• Numerous circular homogenous areas in shades of light-to-dark brown, sometimes black, depending on the openness of comedones, with remarkable keratin plugs, situated superficially (all cases);

• Multiple, large, black, barrel-shaped rings surrounding hair follicles against a creamy white to yellowish background (open comedones);

• Multiple, small, well-defined, structureless, yellowish-brown homogenous circular areas surrounding keratin plugs (closed comedones);

• Intervening, apparently normal skin showing an atypically yellowish hue, corresponding to solar elastosis of the skin, linear arborizing vessels, numerous small comedones, and pigmentary changes, together representing chronic actinic damage of the skin, seen mainly on the forehead, cheeks, and nose, and in the periorbital areas;

• Linear arborizing vessels corresponding to telangiectasias (three cases);

• Enlarged facial skin pores and embedded blackheads correlating with well-defined dilated pilosebaceous openings visible on dermoscopy (five cases).

 

DISCUSSION

Six percent of the population in the 54-to-76-year-old age group are said to be affected by FRD. [2,3]. The mean age of 66.4 years, the age of onset, the male predominance, and the typical clinical presentation observed bore resemblance to other studies. The exact pathogenesis of FRS remains unexplained. A number of risk factors, such as chronic UV exposure, cigarette smoking, and therapeutic radiation, have been suggested to play a role [4]. All our patients proved to be heavy smokers of 25–30 pack-years with significant UV exposure. This was mainly linked with occupational exposure as nearly all were farmers by occupation and had other sorts of outdoor jobs as laborers. Clinical evidence of actinic epidermal damage or solar elastosis was present in all cases.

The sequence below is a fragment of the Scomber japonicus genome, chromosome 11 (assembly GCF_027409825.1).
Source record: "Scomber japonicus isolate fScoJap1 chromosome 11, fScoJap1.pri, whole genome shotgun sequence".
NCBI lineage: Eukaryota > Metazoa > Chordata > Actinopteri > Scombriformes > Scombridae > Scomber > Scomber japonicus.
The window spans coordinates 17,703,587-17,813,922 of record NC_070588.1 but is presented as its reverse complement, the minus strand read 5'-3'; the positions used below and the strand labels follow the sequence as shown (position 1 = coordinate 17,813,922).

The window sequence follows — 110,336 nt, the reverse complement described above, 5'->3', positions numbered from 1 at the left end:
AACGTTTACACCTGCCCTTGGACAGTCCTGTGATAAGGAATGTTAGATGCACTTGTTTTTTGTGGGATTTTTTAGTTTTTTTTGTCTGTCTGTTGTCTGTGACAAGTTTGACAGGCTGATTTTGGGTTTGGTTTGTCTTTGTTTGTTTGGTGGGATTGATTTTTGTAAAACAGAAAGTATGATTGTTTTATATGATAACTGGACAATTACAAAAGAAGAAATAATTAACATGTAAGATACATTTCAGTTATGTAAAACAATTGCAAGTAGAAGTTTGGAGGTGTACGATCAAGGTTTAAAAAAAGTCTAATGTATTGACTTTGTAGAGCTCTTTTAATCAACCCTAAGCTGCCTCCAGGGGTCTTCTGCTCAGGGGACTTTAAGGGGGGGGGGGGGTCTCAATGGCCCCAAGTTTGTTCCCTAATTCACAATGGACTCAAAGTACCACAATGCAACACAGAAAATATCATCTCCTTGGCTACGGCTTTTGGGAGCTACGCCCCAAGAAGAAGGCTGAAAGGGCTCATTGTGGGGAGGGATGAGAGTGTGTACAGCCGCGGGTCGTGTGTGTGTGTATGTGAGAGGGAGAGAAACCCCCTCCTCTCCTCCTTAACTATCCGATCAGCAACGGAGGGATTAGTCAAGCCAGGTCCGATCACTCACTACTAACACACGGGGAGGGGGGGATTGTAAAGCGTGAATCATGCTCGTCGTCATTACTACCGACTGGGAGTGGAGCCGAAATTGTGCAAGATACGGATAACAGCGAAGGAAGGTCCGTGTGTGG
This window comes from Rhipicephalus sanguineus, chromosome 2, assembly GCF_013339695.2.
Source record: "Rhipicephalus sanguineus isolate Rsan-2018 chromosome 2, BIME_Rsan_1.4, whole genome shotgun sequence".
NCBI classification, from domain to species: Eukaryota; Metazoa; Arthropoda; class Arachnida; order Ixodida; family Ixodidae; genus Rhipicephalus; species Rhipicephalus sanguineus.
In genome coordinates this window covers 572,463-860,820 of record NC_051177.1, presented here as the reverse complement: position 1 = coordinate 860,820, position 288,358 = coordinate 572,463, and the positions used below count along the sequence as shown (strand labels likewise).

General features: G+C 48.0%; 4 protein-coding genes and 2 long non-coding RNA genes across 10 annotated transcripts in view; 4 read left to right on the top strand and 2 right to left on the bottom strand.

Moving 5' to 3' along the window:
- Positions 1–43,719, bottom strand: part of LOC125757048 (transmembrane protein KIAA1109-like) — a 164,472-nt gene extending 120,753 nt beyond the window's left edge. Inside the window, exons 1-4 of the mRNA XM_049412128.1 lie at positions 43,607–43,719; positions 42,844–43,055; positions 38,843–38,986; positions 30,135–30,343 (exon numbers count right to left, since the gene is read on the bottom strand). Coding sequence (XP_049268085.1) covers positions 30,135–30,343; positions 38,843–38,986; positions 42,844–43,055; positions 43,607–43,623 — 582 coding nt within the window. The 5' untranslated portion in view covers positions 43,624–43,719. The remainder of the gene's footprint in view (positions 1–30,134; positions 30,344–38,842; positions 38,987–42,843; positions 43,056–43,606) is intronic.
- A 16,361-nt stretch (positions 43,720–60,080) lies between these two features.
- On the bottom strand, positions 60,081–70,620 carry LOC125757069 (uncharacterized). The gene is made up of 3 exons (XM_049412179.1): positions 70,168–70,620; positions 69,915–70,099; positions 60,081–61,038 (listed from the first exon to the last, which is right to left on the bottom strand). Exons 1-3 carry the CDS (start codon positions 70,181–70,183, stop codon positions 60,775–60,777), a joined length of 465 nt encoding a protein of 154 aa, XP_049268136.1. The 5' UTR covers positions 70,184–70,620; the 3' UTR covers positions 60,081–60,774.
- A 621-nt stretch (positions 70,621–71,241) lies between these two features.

Although a biopsy-proven diagnosis for a majority of cases of FRD has been described in the literature [3,4], histopathology was not performed in our study as most of the patients came to us with other cutaneous complaints and it was a coincidental diagnosis, with the patients showing no concern for it.

The associated cutaneous disorders in our patients were basal cell carcinoma in one, eyelid papilloma in one, and actinic keratosis in two. Cutaneous myxoma, actinic keratosis, basal and squamous cell carcinoma, trichostasis spinulosa, keratoacanthoma, and eyelid papilloma have been reported in patients with FRD [5].

The dermoscopic features of FRD have not been reported in the literature before. Only one report, describing the dermoscopic finding of an inflammatory lobular plaque on the cheek in a case of FRD, has been published [6].

FRD needs to be differentiated from acne comedones, milia, colloid milium, syringomas, trichoepitheliomas, and sebaceous hyperplasia. Comedones are very similar to those of acne vulgaris but without perilesional inflammation or associated inflammatory lesions. A central white structure and a surrounding brown ring are the typical findings in milia; a whitish structure surrounded by an erythematous halo is seen in trichoepithelioma; glittering yellowish white globules are a feature of syringoma; and multiple dull, yellowish-white globules with surrounding vessels are seen in sebaceous hyperplasia. Sebaceous nevi show bright, yellow dots not associated with hair follicles [7,8].